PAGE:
Why depression feels bad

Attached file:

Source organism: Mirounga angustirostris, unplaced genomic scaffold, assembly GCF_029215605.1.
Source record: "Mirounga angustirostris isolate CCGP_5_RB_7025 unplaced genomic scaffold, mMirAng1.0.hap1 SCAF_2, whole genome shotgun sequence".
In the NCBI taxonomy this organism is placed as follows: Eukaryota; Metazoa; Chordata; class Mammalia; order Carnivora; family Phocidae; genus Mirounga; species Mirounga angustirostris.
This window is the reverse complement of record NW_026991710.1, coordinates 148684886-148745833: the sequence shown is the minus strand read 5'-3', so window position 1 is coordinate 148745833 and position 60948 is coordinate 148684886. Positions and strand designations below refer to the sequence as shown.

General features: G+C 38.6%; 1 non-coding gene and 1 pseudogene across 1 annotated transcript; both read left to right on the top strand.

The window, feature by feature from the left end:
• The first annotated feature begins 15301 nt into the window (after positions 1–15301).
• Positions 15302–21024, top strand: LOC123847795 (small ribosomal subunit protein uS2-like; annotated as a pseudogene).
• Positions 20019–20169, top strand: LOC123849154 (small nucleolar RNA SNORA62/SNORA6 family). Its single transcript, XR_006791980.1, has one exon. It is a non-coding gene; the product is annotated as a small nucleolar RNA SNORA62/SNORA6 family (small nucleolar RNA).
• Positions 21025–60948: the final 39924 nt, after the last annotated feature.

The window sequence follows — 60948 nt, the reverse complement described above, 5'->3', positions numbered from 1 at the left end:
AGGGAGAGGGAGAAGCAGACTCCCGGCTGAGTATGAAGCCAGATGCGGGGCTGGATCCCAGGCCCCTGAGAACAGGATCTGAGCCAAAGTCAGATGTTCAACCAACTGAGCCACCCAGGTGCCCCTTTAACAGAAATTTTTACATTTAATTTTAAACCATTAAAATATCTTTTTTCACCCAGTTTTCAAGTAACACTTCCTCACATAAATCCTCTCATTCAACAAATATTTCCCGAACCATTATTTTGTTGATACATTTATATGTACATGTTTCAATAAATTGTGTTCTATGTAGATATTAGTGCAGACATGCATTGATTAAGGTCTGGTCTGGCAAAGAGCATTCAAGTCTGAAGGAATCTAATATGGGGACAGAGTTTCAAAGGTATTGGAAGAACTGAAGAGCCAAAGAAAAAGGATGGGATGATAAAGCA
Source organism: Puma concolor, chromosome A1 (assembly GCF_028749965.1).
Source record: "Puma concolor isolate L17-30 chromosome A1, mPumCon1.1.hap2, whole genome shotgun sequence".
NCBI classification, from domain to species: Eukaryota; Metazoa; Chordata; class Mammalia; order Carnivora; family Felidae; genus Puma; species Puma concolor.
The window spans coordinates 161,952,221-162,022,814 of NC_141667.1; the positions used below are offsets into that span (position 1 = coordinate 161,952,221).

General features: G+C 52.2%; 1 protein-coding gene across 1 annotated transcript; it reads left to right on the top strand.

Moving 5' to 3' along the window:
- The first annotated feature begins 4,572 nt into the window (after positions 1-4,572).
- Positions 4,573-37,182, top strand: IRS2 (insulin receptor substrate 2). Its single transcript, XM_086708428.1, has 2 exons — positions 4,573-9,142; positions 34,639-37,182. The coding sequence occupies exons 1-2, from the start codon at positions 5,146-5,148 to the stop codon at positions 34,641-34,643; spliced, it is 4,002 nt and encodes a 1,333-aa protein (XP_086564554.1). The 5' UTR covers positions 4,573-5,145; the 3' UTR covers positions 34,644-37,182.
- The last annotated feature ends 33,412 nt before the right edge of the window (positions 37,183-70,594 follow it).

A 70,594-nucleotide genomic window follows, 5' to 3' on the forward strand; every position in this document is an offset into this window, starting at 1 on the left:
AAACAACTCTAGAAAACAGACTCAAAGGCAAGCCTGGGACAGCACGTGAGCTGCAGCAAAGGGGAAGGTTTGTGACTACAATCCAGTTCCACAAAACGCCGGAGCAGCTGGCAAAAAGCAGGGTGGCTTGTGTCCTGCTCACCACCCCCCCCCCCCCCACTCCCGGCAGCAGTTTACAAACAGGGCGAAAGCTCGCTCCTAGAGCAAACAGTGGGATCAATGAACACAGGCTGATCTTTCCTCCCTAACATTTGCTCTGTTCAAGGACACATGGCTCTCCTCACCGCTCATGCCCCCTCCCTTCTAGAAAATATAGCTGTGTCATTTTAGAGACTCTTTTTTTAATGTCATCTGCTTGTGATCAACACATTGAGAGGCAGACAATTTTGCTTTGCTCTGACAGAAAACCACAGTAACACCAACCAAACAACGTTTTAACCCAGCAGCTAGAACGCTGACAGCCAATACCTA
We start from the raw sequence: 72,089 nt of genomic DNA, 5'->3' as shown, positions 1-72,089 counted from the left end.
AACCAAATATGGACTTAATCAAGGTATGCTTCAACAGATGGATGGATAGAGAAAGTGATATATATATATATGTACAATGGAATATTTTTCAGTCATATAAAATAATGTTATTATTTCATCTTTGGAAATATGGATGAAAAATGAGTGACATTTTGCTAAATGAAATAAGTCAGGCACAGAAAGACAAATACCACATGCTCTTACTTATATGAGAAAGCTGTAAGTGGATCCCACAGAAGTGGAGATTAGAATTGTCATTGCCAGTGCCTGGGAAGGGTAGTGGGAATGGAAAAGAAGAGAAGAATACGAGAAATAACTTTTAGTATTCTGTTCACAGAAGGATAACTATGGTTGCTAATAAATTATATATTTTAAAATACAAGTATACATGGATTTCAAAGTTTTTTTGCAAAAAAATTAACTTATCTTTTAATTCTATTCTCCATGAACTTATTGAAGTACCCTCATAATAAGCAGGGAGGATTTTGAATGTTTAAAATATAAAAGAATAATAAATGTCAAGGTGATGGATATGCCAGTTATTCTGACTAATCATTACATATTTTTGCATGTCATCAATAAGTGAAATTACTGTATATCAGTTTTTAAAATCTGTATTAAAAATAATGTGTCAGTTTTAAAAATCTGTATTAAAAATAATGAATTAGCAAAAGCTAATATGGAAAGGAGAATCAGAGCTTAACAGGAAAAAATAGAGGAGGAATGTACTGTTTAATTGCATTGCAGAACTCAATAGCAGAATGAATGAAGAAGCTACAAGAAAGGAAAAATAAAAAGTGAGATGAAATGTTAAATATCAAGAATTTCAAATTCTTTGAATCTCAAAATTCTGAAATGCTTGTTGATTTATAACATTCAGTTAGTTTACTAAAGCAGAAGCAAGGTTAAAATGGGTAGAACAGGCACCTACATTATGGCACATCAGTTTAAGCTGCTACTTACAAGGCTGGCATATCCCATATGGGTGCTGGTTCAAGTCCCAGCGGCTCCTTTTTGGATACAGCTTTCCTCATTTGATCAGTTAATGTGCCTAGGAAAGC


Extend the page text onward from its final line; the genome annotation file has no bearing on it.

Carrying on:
We believe that conscious mental phenomena (such as feelings) are not epiphenomenal to the workings of the brain. Feelings evolved for good biological reasons; they make specific, concrete contributions to brain functioning. Notwithstanding all the philosophical complexities, therefore, the non-conscious/conscious interactions that are the focus of this book are, in our view, causal interactions. To marginalize consciousness in relation to what is ultimately a cdualistic scientific understanding of how the brain works is likely to lead us astray. We illustrate this view by trying to address the question: why does depression feel bad?